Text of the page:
This article appeared online at on Wednesday, February 22, 2017: 

Downtown Dallas in the background with the Tri...

Downtown Dallas in the background with the Trinity River in the foreground.

Following the pension plan board meeting on Monday, Presidents’ Day, a decision was made to accept the rough outlines of a proposal by House Pensions Committee Chairman Dan Flynn to keep the Dallas police and firefighters pension plan from going bankrupt. Said city council member Philip Kingston, “Flynn’s [plan] is the best of the bad options.”

Everyone involved will share the pain: some by having their benefits cut back, and some by having the contributions increased.

Under the Summary issued late Monday night:

Normal retirement age would be boosted from age 55 to 58;


The “benefit multiplier” used to determine retirement benefits would be reduced;

Cost of Living Increases (COLAs) would be permanently eliminated;


Those with DROP (Deferred Retirement Option Plan) accounts will have their interest rates cut from six percent to whatever U.S. Government Treasuries are earning — around three percent currently;


Those retiring will have their DROP accounts turned into lifetime annuities, while others with DROP accounts won’t be able to access them until they retire; and


Current employees will have their present contributions to the plan increased from 8.5 percent to 13.5 percent.

In addition, Dallas (meaning Dallas taxpayers) will increase its contribution to the plan by 14 percent, and, based on current investigations by the FBI, certain advisors to the plan may be charged with and, if convicted, could go to jail.

The decision to install a “retention perk” back in 1993 now appears to be the domino that started pushing over all the others. Called the Deferred Retirement Option Plan, it was designed to keep police officers and firefighters from taking advantage of early retirement by allowing their retirement checks to be deposited into a tax-deferred savings account. The enticement was enhanced with promises that the funds there would earn nine percent a year.

The plan itself assumed its other investments would earn 8.5 percent a year, helping to keep the contribution of Dallas to the plan low. With the passage of time, it became clear that those assumptions were overly generous, and so the plan trustees, instead of asking for increased contributions from taxpayers or the plan beneficiaries, “reached for yield” by investing an increasing share of the fund’s assets in risky but potentially highly profitable ventures. Those ventures turned into adventures: villas in Hawaii; a luxury resort in Napa County, California; timberland in Uruguay; farmland in Australia; and the Museum Tower, high-end luxury townhouses in downtown Dallas.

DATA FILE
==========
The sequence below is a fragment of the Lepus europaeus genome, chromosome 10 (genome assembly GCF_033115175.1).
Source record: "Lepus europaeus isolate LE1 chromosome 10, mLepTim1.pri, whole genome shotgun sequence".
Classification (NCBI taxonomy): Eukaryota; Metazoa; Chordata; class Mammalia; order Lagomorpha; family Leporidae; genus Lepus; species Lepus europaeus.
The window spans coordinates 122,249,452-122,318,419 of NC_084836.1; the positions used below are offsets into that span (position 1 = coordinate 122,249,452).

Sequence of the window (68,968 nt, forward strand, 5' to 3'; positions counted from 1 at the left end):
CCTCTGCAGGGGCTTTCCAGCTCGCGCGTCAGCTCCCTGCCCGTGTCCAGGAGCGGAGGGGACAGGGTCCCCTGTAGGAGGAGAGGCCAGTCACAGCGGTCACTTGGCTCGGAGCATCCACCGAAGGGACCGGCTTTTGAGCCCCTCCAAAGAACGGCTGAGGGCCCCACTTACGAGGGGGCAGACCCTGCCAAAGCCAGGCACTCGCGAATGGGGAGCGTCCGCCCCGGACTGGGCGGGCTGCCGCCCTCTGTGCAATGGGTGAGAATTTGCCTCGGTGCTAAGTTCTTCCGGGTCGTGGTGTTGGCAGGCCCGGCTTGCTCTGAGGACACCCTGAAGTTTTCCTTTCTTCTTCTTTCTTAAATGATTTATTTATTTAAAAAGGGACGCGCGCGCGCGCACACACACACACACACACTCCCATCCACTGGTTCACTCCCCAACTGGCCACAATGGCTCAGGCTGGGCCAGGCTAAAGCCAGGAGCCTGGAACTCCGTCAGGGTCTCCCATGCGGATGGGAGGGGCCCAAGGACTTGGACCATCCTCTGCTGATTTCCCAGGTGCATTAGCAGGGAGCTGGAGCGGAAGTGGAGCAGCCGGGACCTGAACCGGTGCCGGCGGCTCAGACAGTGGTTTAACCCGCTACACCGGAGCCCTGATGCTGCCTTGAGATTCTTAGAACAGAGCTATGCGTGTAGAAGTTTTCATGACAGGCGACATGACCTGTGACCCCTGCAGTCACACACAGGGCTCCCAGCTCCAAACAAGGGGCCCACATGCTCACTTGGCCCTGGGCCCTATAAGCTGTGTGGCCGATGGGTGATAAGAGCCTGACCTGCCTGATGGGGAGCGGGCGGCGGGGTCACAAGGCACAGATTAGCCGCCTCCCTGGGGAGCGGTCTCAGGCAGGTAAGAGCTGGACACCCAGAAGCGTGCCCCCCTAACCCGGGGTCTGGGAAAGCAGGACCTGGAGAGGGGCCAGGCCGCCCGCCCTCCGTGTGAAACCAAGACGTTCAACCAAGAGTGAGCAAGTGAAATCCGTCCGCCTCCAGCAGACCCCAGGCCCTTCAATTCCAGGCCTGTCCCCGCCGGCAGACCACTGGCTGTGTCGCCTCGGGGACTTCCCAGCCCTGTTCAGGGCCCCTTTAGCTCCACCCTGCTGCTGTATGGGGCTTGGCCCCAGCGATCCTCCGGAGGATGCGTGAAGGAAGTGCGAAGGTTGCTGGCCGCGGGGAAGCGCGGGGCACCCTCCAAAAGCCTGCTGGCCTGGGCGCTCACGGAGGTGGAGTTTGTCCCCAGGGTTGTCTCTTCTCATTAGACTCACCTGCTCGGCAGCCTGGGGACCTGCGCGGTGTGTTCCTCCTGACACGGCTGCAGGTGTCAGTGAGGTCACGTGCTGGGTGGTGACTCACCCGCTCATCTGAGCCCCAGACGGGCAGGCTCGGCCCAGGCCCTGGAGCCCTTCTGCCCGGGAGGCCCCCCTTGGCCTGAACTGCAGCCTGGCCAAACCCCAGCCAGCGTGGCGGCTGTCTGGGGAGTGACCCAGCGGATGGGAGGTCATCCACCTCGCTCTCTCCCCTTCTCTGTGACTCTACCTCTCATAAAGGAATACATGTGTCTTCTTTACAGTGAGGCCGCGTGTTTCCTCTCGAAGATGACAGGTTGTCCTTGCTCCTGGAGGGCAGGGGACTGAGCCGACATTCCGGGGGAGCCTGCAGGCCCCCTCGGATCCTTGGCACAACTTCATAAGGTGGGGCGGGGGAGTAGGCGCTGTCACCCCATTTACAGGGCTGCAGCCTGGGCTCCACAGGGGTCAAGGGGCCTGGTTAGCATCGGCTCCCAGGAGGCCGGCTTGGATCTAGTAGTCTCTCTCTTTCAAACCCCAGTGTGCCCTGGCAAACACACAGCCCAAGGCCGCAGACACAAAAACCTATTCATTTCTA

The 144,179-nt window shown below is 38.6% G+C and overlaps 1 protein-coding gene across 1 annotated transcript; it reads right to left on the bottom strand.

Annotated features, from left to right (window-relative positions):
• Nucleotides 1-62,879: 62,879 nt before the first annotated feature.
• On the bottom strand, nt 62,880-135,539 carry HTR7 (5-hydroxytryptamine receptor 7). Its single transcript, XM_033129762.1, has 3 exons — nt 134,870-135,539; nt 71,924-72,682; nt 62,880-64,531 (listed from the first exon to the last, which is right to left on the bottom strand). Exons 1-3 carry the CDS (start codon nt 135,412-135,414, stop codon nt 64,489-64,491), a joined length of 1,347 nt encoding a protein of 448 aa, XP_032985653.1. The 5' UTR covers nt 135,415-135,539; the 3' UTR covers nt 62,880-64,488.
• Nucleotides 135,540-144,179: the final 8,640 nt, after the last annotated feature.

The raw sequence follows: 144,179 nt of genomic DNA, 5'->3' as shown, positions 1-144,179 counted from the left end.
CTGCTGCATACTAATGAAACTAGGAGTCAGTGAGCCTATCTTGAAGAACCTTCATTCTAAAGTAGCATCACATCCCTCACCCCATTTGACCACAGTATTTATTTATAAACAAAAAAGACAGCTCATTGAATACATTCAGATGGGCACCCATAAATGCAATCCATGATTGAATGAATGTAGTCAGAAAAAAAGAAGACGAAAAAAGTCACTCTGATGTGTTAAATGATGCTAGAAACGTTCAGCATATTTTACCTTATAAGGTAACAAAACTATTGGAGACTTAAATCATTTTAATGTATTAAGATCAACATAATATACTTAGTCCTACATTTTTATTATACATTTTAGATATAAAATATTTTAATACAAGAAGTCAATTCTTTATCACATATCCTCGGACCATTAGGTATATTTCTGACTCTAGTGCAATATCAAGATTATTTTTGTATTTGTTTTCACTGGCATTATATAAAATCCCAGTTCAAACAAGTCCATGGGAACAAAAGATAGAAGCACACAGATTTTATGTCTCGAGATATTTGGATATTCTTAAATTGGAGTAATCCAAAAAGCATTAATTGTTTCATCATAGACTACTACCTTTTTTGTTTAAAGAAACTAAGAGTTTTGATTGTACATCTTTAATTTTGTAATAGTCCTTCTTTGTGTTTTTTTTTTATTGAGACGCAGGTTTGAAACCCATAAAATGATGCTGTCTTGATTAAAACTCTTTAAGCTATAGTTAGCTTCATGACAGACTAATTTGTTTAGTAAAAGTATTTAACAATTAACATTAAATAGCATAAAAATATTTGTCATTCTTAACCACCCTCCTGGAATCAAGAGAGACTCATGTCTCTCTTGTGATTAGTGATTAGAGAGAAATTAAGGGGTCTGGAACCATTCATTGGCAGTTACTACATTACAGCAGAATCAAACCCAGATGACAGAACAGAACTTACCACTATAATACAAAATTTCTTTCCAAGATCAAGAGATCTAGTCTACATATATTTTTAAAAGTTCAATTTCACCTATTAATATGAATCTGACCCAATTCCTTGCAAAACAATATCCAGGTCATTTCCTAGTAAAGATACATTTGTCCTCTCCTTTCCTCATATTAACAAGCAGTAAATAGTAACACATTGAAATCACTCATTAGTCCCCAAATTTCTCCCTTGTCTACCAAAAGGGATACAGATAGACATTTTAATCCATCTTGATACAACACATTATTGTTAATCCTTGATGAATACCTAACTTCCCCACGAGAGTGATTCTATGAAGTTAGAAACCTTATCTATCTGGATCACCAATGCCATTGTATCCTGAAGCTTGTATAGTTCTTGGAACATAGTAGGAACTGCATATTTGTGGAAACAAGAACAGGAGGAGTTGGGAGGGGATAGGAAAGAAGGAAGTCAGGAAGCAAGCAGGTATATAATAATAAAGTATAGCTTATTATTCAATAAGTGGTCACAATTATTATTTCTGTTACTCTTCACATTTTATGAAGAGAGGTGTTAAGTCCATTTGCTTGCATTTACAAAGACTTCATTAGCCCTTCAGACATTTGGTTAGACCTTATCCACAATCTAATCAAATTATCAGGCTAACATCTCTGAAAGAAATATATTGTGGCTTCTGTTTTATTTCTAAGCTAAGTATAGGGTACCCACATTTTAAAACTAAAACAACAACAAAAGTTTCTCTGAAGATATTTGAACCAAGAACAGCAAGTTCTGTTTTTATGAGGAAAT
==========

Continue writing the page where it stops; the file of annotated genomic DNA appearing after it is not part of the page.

It was learned in 2013 that some $400 million invested in Napa and Hawaii wasn’t properly valued, and in the board fired its longtime plan administrator.

The new advisor, CDK Realty Advisors, has been under investigation by the for the past year and might, depending upon what is turned up, result in grand jury charges of malfeasance.

The plan’s performance has been dismal, bordering on atrocious. Over the last five years, instead of earning its assumed 8.5 percent, the plan has suffered an average annual 1.5 percent loss.

At the moment the plan has liabilities approaching $10 billion while its assets are valued at a little over $2 billion, leaving a breathtaking shortfall that Moody’s Investors says is more pension debt, relative to Dallas’ balance sheet, than any other municipal pension plan in the country except Chicago’s.

Flynn’s plan won’t take effect until September 1 and has to be approved first by state legislators before the end of the legislature’s term in May. The last time Dallas faced this problem was with its municipal employees’ pension plan back in 2005. At that time the city borrowed $535 million to shore it up. So Dallas pension plan managers have some considerable experience in making promises that they should know will never be kept. With the “Flynn” plan, the goal of making the police and firefighters’ pension plan fully funded in 30 years will never be met. Best estimates are that even with these cuts, increases, and possible jail time for some of the plan’s advisors, the Dallas Police and Fire Pension plan won’t be fully solvent until 2070.

Dallas Mayor Mike Rawlings expressed the feelings of many: “I love to create win-win propositions. That’s not this. This is a lose-lose-lose proposition.”

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